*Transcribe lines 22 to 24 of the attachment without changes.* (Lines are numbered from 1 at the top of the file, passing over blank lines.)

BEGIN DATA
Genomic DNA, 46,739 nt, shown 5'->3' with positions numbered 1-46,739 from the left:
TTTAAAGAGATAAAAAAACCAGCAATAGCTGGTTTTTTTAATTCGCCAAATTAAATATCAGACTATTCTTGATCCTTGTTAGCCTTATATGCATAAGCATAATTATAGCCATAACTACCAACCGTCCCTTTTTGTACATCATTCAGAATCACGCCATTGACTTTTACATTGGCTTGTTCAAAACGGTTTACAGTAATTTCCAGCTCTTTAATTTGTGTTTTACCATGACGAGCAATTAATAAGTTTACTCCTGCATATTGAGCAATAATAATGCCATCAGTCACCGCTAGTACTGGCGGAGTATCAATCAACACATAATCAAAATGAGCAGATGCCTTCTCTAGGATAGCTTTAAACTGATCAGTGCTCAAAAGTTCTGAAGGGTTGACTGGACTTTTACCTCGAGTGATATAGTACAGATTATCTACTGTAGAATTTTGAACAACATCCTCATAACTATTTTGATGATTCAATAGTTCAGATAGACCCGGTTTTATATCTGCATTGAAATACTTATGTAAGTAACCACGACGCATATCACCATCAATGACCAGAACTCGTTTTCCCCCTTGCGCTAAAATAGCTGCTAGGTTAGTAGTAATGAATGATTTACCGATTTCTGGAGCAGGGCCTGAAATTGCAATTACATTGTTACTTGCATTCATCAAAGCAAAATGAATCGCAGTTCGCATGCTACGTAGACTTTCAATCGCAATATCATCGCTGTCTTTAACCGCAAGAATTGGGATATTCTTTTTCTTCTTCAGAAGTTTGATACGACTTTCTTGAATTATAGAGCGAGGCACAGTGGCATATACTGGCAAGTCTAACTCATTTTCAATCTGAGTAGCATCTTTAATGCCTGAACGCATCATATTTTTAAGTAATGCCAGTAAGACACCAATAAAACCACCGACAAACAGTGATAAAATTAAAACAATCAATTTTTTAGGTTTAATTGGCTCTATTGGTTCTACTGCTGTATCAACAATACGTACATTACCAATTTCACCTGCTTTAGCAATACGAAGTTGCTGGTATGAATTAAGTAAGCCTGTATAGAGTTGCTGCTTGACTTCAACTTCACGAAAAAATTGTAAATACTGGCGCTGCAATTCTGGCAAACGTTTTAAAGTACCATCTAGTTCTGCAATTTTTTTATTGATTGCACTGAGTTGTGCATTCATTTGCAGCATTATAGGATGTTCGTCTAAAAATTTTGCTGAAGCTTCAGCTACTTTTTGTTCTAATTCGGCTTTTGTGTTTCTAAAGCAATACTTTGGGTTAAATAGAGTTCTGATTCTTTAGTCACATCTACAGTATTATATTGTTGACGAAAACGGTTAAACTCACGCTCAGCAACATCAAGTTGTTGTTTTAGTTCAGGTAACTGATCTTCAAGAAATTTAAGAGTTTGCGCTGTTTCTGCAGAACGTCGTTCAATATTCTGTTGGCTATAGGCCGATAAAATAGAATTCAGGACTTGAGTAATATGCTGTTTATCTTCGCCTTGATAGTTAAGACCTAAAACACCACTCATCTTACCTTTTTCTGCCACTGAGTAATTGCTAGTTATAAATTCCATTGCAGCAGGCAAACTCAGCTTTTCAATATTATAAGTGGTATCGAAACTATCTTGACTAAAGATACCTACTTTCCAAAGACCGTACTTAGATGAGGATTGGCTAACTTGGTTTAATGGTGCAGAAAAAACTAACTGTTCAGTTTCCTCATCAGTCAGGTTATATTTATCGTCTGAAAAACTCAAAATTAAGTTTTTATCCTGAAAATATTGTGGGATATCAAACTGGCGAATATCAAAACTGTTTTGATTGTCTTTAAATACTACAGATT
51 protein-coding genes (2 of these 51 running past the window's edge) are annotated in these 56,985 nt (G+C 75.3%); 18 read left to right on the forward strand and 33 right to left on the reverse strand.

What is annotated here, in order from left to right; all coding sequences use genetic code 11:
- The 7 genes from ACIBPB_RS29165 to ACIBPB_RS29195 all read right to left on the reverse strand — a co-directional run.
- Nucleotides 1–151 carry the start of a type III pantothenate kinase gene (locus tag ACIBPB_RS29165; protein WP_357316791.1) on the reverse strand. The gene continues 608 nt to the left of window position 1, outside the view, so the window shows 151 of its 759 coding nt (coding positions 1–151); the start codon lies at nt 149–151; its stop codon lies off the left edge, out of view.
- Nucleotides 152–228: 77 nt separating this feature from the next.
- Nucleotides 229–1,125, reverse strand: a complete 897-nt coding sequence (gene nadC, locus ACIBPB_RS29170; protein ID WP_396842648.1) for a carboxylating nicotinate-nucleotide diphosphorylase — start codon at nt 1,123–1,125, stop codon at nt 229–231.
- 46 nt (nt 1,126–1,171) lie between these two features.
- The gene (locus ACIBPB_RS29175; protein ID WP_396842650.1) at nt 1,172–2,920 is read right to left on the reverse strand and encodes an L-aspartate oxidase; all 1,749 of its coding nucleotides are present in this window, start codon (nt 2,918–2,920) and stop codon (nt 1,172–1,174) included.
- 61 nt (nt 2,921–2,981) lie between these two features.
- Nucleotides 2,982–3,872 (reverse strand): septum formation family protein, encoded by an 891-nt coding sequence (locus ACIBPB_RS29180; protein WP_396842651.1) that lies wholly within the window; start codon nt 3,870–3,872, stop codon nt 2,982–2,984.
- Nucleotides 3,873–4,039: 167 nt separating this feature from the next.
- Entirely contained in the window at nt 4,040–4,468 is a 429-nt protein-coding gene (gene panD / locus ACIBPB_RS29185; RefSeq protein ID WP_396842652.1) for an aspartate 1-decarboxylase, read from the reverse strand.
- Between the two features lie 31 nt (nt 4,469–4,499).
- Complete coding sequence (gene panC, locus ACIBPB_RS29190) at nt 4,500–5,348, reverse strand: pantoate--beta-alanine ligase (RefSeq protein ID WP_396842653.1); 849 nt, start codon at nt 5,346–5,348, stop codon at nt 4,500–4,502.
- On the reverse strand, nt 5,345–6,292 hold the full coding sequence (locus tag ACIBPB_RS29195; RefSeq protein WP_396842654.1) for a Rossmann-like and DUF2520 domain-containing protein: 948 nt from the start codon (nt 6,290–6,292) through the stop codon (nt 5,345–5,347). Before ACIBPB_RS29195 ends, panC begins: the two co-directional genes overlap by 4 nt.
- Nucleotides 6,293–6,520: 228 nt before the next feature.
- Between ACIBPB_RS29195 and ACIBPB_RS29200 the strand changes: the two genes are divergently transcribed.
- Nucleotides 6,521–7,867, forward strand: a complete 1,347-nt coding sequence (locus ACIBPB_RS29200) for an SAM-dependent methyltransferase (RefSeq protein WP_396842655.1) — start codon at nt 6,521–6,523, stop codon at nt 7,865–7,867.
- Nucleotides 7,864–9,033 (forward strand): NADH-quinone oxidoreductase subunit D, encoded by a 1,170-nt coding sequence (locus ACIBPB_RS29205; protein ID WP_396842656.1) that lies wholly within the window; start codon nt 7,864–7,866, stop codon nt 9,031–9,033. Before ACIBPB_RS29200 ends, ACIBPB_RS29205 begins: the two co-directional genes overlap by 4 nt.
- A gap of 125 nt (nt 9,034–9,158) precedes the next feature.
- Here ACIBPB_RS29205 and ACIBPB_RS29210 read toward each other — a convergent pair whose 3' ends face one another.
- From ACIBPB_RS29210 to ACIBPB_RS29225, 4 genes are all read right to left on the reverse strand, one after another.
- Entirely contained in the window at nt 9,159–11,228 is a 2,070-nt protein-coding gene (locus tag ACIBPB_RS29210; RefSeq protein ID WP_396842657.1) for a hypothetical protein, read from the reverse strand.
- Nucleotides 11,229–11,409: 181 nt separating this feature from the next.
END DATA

- A gap of 125 nt (nt 9,034–9,158) precedes the next feature.
- Here ACIBPB_RS29205 and ACIBPB_RS29210 read toward each other — a convergent pair whose 3' ends face one another.
- From ACIBPB_RS29210 to ACIBPB_RS29225, 4 genes are all read right to left on the reverse strand, one after another.